Wednesday, November 19, 2008

Why is it...

...that having a blog about Shakespeare seems to have greatly diminished my desire to read Shakespeare?

Seriously, I have been busy the past few months, but just not with anything related to the Bard. (As Groucho Marx said, time flies like an arrow, fruit flies like a banana.) I hope to return to this blog at some point, but I'm not sure when that will be. Rest assured, the next time I read a Shakespeare play I will post here, so don't unsubscribe to the RSS feed just yet. ;-)

Friday, July 4, 2008

Shakespeare books I've been flipping through lately

Harold Bloom's Shakespeare: The Invention of the Human continues to provide interesting analysis. I also recently looked at Asimov's Guide to Shakespeare, primarily because Asimov is a long-time favorite writer of mine. I quite like it, but unfortunately I don't have a copy. I'll be sure to pick one up from the library so I can look at everything he has to say about Henry V.

I also found a book on my shelf which I didn't even remember having. It's called A Natural Perspective: The Development of Shakespearean Comedy and Romance, and it is by Northrop Frye. I'm going to be sure to check that out at some point, and I'll post here when I do.

Oh, and concerning the poll...

...pretend it says "Favorite Histories?", with the plural. You CAN vote for more than one; in fact, I heartily encourage you to.

Happy 4th of July!

Of course, good American that I am, I'm going spend part of the day reading Henry V, quite the patriotic play. Never mind that it deals with another country...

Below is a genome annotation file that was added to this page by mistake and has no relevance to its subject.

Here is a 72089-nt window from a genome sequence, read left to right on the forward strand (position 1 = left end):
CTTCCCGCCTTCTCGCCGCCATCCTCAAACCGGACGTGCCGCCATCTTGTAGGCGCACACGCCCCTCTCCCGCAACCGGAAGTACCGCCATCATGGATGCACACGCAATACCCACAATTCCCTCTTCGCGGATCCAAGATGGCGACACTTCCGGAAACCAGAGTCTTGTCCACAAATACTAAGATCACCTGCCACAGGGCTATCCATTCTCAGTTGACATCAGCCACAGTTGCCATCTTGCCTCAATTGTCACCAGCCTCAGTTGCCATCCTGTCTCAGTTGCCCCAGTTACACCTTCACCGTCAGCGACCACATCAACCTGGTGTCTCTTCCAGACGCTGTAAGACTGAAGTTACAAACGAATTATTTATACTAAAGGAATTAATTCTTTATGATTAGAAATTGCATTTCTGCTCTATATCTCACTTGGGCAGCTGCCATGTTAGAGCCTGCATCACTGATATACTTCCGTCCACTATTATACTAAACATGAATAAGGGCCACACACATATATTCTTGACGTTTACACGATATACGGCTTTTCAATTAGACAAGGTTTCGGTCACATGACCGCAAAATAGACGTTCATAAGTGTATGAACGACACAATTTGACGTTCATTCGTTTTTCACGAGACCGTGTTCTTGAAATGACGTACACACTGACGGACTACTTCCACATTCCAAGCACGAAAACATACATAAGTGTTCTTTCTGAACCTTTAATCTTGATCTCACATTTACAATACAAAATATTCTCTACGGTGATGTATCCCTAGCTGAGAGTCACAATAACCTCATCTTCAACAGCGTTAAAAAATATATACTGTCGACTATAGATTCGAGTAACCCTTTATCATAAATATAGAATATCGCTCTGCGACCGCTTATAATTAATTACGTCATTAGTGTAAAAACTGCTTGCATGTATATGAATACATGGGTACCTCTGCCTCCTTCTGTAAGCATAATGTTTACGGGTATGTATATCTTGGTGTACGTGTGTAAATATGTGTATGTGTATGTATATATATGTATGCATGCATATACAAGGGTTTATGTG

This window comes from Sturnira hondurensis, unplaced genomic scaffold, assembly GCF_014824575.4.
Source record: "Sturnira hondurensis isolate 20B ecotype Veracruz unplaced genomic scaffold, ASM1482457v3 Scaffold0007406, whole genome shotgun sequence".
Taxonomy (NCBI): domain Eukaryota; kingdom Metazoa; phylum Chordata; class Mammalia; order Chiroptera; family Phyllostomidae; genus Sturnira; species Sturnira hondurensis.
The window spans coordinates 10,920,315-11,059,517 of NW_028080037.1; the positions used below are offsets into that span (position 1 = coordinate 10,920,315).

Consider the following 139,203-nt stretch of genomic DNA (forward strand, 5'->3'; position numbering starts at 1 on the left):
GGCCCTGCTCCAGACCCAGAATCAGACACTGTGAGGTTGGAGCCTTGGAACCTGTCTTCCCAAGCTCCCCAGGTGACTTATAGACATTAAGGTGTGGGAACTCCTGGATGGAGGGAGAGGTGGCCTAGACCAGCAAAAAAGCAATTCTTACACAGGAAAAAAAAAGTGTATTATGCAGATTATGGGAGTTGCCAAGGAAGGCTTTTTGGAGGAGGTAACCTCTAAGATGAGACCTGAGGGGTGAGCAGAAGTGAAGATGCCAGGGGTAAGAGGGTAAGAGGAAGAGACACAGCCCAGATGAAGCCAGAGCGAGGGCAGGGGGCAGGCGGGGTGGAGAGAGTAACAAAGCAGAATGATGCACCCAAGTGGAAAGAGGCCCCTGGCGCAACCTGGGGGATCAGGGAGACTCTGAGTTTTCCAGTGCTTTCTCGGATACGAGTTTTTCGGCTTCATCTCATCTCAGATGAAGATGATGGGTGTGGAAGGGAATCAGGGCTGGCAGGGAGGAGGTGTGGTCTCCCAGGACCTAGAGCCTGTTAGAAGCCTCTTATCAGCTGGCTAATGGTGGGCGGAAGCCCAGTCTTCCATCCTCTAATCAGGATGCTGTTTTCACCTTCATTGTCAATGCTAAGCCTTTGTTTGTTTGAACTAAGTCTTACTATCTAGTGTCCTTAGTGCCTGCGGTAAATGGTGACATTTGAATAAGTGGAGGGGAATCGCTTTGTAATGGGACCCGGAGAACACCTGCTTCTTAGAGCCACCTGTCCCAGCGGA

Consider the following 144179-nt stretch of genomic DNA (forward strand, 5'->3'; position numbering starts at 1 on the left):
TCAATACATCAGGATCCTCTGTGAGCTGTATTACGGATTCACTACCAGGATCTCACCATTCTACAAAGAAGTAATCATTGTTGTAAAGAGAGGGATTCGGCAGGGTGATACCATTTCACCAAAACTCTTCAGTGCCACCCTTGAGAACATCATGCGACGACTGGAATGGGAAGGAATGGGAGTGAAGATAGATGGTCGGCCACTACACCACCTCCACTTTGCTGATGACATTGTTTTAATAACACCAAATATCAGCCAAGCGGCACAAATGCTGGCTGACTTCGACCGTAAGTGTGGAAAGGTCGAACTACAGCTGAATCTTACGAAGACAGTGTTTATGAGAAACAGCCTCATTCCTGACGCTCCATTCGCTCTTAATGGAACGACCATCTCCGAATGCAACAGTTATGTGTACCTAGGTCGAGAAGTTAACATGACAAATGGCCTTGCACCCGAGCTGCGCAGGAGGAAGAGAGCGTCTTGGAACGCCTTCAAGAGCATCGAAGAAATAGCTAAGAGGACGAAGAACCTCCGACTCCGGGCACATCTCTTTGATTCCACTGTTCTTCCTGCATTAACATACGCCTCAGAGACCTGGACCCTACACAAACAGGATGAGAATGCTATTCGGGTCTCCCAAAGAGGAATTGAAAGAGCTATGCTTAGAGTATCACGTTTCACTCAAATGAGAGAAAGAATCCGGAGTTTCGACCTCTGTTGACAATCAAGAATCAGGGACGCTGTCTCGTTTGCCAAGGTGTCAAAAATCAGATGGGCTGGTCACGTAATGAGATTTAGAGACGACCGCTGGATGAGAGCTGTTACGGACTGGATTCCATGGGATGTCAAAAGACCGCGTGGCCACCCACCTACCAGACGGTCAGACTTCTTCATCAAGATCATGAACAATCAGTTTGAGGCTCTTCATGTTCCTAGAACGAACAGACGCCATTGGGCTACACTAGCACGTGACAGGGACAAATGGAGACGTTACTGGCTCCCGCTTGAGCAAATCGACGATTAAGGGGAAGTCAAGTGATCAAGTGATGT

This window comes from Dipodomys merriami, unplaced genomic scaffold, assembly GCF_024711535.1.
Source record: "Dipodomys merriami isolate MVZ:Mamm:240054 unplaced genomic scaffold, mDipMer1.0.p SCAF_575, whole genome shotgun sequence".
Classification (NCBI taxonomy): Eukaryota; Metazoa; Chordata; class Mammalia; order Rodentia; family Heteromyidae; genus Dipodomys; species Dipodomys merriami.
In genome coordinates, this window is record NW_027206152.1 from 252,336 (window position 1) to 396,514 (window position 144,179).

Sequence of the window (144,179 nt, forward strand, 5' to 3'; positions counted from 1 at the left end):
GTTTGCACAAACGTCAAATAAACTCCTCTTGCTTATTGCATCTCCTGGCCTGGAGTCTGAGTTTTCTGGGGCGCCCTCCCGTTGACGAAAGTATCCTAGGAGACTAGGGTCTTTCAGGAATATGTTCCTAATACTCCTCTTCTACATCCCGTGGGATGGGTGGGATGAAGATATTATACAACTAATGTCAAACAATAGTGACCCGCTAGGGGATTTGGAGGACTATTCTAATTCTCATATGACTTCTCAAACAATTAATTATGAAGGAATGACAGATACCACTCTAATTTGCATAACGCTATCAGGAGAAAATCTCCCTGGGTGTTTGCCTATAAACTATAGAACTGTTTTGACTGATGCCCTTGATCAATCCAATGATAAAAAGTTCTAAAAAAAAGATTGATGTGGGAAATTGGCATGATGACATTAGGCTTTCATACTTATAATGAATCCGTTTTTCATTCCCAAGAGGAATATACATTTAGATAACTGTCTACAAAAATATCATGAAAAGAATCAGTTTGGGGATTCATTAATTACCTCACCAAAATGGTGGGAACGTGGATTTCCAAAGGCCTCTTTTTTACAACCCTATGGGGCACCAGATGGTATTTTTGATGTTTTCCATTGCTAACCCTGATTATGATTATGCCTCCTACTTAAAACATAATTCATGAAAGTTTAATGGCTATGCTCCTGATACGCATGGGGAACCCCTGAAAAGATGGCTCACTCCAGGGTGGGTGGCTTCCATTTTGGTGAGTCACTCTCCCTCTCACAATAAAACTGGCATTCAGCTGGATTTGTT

I'm up to 3.6 by now. I must give Shakespeare bonus points for having a scene in French; that's pretty fantastic. I wonder whether his contemporary audience would've been expected to know French. I would've doubted it, but then again, Shakespeare wasn't some postmodern artiste. I expect he wrote things which he assumed his playgoers would understand. I should do further research on the subject.

Oh, and when the French King is listing all of the dukes and whatnot who should go after Henry? It really sounds like Howard Dean's speech when he named all the states. I was half expecting a "Byaaaah!" at the end. Just saying...

Wednesday, July 2, 2008

Dear Archbishop of Canturbury,

If you are going to say a long monologue about how Henry V is the rightful heir to the French throne, please don't make it so historically inaccurate that the Arden editors have to correct you pretty much every line.


Tuesday, July 1, 2008

Why I love Ardens

The ridiculously long and awesome introductions.

Seriously, for everyone who has not: check out the Arden Shakespeares. They are fantastic. I've read almost half of the 125-or-so-page introduction to Henry V, and it is very interesting.

I also got a brief start on the play with the first couple of scenes. Two observations:

1) The opening speech is as perfect an apology for the art of theatre as I've ever read. It's also a great ode to the imagination, which I, thinking myself a rather imaginative sort of fellow, quite like.

2) The scene with Ely and Canterbury, while not being quite the way one would expect this play to open (as mentioned in the Arden introduction), is actually quite interesting. We learn some backstory on Henry for those unfamiliar with the Henry IV plays, and we also get a sense of some of the backroom politics of the time. I like how Shakespeare decided to begin what is essentially a war story with some sociopolitical intrigue; it keeps things varied, something he's generally quite good at doing (even as early as 2 Henry VI, with Cade's Rebellion providing a nice tonal shift).

Saturday, June 28, 2008

Unexpected update

Well, it turns out that I'm going to be reading Henry V for reasons unrelated to this blog, so I think I'm going to jump ahead in the chronology a bit and post my thoughts on it early. Expect something sometime next week...